White Tank was our first stop. It’s a small campground, 15 campsites, that is very, very nice for tents and small trailers/RV’s. Ours won’t fit so we won’t be staying here although we wish we could. The campsites are nestled amongst large rock formations making most campsites very private. We stopped here to take a .3 mile hike to Arch Rock. The arch is made of granite and spans about 35 feet. The inside height of the arch is about 15 feet. We also did some general scrambling around the rocks and boulders. It’s hard to describe areas like this. The rocks are amazing and almost make you feel like you are on a different planet.
The Cholla Cactus Garden and Ocotillo Patch are both in the Colorado desert, Pinto Basin portion of the park. There are no Joshua Trees here. There is a trail, a short trail, that winds through a wide, natural expanse of cholla cactus called the Cholla Cactus Garden. Cholla cactus look so fuzzy and cute but I don’t think you want to touch one. They are actually nasty little buggers with very sharp quills that will latch onto your shoes, pants or whatever if you get too close. Don’t wear shorts or open sandals when visiting here but do stop and take a look if you are in the area.
About one mile south is the Ocotillo Patch. Ocotillo are tall and spindly plants that are one of the signature plants of the Colorado Desert. When there is no moisture, they look dead and dried out, but they aren’t. When it rains, Ocotillo sprout tiny leaves and orange-red flowers above each sticker and can grow up to 12 feet high.
Our next stop was the Cottonwood Spring Visitor Center located in the south end of the park. Besides a visitor center, there are several trailheads and a campground. We didn’t have time to do much exploring here, but we did take time to eat our boxed lunches (it was about 3pm so I guess it wasn’t really lunchtime anymore).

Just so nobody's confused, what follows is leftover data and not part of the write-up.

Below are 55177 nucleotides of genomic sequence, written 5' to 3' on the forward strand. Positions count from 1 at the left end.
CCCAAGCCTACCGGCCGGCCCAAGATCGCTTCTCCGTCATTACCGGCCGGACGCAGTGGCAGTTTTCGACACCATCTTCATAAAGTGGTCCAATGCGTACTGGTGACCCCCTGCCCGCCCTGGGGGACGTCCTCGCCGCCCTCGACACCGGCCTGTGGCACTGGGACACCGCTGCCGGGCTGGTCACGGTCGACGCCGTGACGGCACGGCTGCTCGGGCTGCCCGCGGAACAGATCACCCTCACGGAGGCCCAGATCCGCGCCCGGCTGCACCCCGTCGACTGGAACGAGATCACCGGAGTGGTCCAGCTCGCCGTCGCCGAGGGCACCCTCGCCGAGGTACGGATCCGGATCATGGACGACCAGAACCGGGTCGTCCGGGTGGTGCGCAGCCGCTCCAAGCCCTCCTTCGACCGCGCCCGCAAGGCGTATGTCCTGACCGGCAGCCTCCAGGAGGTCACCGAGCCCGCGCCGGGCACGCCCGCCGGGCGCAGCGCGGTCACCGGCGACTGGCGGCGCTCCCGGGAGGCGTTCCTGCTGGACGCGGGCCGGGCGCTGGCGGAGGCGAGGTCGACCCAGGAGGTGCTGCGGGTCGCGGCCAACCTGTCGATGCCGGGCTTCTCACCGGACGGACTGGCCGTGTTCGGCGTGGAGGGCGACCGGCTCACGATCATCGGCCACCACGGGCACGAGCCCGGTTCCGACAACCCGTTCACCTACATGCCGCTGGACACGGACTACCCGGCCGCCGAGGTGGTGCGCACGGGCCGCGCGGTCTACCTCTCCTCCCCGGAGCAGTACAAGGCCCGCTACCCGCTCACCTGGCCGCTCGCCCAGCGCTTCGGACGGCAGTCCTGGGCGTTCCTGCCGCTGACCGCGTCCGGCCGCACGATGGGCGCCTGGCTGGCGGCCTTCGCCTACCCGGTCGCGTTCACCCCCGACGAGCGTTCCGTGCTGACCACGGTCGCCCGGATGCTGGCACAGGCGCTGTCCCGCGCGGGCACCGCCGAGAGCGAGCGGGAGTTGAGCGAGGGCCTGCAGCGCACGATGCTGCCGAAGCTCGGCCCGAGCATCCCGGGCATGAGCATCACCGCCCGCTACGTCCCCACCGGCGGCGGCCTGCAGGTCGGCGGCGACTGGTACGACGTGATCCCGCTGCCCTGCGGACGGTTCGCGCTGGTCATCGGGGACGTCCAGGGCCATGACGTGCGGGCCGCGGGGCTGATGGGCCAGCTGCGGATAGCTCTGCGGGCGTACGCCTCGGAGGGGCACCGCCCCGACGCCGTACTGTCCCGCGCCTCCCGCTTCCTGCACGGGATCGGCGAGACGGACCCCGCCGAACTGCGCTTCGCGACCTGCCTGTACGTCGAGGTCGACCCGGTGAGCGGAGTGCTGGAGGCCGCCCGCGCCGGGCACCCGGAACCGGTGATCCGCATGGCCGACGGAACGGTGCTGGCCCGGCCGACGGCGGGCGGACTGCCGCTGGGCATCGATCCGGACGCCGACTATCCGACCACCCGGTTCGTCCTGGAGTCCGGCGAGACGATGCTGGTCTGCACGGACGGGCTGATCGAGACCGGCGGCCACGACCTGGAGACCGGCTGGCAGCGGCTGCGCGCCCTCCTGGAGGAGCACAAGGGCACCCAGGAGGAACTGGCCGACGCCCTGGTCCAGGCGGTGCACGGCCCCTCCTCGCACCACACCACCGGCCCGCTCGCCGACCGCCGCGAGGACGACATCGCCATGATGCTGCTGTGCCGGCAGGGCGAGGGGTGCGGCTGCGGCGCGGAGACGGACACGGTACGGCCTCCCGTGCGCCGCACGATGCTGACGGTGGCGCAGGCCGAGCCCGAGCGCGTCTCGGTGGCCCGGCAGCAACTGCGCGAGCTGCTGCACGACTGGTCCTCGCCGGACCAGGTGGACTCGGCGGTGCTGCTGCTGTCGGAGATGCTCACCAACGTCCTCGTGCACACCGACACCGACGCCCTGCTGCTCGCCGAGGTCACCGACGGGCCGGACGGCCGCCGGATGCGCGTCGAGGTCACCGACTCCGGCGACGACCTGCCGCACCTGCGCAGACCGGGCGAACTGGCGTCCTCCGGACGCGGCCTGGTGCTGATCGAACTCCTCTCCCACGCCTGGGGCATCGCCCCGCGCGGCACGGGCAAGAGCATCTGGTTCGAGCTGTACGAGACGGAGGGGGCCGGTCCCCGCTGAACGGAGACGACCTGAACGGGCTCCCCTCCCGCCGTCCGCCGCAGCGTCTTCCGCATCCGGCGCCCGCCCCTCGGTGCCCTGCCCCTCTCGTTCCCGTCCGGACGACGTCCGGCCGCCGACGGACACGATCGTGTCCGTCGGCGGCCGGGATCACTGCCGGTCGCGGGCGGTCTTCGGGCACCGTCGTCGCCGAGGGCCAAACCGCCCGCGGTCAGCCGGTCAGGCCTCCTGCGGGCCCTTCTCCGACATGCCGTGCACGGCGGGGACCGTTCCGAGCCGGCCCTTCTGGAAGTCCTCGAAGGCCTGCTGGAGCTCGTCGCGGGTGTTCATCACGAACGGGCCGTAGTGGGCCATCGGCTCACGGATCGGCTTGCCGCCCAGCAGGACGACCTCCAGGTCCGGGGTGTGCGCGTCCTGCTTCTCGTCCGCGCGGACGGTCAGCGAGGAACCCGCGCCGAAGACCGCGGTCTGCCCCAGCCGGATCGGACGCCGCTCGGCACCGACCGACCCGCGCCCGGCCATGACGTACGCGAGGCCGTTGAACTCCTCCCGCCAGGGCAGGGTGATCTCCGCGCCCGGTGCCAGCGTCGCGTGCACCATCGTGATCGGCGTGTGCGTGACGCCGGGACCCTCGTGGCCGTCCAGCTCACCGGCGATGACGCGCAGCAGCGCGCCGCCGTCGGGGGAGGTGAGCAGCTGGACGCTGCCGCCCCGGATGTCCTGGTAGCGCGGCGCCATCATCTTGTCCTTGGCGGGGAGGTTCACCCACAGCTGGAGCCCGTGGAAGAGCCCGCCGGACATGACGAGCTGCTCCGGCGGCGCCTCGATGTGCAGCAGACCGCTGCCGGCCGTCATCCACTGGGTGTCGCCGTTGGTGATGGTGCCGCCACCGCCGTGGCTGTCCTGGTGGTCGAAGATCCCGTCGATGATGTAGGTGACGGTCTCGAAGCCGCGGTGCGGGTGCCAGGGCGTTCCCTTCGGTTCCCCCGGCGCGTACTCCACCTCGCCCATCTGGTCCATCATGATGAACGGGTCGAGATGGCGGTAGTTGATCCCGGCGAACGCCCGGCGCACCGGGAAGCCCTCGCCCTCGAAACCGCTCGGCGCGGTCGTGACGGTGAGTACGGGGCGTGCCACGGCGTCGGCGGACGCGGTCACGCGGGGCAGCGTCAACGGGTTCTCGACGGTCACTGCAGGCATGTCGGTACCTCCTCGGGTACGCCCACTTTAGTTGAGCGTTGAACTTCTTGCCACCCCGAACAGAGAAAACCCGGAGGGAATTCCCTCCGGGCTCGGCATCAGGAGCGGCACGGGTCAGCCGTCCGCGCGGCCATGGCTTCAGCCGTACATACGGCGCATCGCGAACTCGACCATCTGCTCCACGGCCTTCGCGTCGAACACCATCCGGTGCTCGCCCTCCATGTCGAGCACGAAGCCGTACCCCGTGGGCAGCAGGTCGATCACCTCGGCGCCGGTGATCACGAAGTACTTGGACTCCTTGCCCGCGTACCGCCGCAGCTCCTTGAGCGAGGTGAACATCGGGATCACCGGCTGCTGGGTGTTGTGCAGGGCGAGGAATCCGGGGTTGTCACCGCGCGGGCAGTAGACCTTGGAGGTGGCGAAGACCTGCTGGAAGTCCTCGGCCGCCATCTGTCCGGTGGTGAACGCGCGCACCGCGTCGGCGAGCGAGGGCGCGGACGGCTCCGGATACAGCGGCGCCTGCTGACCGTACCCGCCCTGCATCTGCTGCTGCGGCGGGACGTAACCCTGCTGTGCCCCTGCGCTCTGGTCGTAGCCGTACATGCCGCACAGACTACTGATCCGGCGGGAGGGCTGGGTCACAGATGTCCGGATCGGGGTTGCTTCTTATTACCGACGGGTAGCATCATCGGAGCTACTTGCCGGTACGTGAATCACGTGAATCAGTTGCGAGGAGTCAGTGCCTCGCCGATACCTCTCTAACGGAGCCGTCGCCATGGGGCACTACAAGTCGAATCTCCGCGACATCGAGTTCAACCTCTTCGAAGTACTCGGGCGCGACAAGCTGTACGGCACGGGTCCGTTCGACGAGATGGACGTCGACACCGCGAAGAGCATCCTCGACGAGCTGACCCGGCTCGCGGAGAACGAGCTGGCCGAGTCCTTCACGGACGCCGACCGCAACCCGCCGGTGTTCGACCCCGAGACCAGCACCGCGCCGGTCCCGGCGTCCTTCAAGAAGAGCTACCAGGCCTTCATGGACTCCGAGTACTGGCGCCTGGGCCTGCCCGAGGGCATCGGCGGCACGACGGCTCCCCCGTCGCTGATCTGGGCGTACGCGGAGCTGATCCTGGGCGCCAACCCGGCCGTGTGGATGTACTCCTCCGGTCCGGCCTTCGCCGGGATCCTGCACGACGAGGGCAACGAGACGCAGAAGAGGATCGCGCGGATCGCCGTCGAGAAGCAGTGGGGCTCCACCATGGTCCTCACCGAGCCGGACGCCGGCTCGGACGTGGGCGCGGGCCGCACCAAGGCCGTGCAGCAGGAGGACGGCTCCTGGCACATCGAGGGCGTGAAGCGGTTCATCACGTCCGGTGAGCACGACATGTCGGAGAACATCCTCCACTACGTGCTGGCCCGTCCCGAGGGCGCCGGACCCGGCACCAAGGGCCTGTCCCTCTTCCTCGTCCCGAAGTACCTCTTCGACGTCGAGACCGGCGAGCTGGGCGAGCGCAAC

After lunch, we drove to Barker Dam, in the Mojave Desert, which was on our way back to our campground. This is an interesting place and worth hiking the 1.1 mile loop trail to see. A guy named Bill Keys built a dam here around 1900 to hold water for cattle and for mining use. When it rains, like it did just before we visited, a lake forms behind the dam. When this happens, shorebirds are sometimes attracted and can be seen wading through the water, which is something to see in the middle of the Mojave Desert. Further down the trail is a overhanging boulder that has native petroglyphs on it. Unfortunately, they were painted over, “enhanced”, by a Hollywood film crew in the 1960’s so they don’t look authentic. It’s not sure if the petroglyphs were done by Serrano or Chemehuevi Indian tribes. We saw what may or may not have been some other petroglyphs in between some rocks farther down the trail. These could have just been graffiti, we couldn’t tell. Graffiti is a real problem in the park, some areas have been closed to the public as a result, and visitors are encouraged to report it. The last part of this hike is through an area filled with Joshua Trees. This is a good place to get a up-close look at one and get “artsy” with your camera like I did.
This was our first trip for 2017 and it was great. Joshua Tree National Park is a must see for anyone visiting the Southern California area. We are in the process of planning our camping this year and should have most everything finalized by the end of February, so keep checking back, or better yet, follow our blog and get email notifications when we make new blog entries.
Here are some soothing sunsets to end this blog entry … enjoy!
We hope to see you on the road sometime!